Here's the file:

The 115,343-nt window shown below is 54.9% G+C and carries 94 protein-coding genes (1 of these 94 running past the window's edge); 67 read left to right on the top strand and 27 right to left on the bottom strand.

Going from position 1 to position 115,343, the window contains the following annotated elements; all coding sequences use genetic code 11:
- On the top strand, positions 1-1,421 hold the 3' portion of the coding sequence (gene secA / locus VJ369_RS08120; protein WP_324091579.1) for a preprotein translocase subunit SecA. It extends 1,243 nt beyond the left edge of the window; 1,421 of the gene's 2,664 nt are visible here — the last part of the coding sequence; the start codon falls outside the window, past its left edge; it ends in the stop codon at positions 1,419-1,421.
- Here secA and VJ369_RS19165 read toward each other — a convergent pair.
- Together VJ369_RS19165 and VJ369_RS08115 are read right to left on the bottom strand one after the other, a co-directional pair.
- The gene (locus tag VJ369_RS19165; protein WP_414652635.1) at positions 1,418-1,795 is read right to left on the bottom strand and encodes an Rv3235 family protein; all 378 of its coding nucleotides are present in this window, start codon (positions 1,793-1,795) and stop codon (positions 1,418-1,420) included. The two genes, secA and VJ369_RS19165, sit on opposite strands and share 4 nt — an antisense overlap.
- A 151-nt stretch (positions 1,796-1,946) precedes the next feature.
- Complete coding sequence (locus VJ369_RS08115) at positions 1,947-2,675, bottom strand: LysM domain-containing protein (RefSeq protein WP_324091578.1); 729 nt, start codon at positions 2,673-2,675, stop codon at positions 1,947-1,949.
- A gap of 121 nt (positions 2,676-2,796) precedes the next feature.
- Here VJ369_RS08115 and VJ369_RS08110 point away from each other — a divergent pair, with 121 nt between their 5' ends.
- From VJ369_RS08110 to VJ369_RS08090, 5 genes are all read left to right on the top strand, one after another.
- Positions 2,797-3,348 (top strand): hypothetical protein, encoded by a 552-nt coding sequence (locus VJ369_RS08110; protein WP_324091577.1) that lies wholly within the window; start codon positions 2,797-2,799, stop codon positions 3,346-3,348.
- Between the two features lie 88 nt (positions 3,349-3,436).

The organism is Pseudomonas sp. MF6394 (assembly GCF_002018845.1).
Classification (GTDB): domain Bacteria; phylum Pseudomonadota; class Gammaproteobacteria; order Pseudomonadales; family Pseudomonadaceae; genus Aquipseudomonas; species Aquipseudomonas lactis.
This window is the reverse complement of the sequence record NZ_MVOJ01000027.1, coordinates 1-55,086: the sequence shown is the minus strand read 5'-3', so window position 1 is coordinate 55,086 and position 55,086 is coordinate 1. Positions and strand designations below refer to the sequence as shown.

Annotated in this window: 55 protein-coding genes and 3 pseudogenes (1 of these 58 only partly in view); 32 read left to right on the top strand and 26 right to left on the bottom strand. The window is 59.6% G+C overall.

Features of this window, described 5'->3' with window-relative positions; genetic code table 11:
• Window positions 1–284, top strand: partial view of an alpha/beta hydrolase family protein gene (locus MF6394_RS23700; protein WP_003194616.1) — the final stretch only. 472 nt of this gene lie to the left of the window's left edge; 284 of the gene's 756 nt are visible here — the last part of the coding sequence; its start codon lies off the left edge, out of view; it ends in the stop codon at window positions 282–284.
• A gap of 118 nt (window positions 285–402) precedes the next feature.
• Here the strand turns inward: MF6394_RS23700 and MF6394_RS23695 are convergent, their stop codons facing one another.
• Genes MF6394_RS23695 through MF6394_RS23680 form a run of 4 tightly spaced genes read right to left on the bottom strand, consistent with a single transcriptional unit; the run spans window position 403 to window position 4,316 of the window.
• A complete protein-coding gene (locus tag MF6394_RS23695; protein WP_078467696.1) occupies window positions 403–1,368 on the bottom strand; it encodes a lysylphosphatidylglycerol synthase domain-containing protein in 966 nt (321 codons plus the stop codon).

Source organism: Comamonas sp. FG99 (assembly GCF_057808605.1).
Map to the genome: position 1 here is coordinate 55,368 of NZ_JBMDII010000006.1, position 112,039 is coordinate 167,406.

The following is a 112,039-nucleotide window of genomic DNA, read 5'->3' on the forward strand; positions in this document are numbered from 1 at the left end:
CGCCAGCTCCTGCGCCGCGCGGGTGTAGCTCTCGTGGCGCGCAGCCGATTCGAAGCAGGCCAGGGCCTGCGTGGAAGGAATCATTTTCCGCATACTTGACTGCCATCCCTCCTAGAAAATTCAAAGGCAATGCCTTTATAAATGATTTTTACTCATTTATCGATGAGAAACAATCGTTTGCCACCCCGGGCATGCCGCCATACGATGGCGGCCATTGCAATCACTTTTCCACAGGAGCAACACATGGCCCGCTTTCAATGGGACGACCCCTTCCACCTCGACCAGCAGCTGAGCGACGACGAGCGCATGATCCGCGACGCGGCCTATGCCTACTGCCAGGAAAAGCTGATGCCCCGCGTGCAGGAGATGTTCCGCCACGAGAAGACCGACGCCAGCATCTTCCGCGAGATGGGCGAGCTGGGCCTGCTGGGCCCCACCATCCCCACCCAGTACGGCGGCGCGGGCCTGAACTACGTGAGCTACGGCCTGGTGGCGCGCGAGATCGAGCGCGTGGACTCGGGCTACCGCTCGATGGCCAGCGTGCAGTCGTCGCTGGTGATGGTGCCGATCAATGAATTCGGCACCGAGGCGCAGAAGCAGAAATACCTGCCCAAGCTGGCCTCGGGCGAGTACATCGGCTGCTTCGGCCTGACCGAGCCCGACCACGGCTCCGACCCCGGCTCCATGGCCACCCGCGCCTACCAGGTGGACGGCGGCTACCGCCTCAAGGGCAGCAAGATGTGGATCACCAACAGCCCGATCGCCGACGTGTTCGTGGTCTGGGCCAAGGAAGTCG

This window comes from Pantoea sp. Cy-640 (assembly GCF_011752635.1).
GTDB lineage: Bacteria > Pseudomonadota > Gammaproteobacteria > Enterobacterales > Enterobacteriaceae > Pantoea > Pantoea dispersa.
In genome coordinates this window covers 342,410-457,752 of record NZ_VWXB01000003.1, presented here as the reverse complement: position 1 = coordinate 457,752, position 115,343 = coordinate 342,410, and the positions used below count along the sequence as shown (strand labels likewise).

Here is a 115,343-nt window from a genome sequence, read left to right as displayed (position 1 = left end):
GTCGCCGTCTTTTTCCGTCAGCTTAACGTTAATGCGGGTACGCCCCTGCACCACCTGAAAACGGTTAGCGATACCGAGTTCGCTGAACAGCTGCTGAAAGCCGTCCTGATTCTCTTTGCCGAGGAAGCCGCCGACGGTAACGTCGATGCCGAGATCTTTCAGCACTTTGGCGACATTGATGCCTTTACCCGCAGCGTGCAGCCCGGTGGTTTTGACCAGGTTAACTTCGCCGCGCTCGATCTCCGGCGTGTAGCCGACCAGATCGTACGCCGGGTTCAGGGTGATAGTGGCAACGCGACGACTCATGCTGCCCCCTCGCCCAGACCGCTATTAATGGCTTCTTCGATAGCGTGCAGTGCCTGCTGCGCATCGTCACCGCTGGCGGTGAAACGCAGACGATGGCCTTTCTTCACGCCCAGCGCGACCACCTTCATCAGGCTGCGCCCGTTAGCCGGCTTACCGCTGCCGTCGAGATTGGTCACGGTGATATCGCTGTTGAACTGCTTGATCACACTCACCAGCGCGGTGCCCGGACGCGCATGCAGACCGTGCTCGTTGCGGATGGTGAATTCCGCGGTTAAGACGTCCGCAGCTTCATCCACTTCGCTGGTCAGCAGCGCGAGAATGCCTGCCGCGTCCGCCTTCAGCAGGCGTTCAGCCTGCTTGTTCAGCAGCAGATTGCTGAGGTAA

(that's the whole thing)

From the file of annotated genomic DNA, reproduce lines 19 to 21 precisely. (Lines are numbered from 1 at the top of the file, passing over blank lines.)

• Window positions 1–284, top strand: partial view of an alpha/beta hydrolase family protein gene (locus MF6394_RS23700; protein WP_003194616.1) — the final stretch only. 472 nt of this gene lie to the left of the window's left edge; 284 of the gene's 756 nt are visible here — the last part of the coding sequence; its start codon lies off the left edge, out of view; it ends in the stop codon at window positions 282–284.
• A gap of 118 nt (window positions 285–402) precedes the next feature.
• Here the strand turns inward: MF6394_RS23700 and MF6394_RS23695 are convergent, their stop codons facing one another.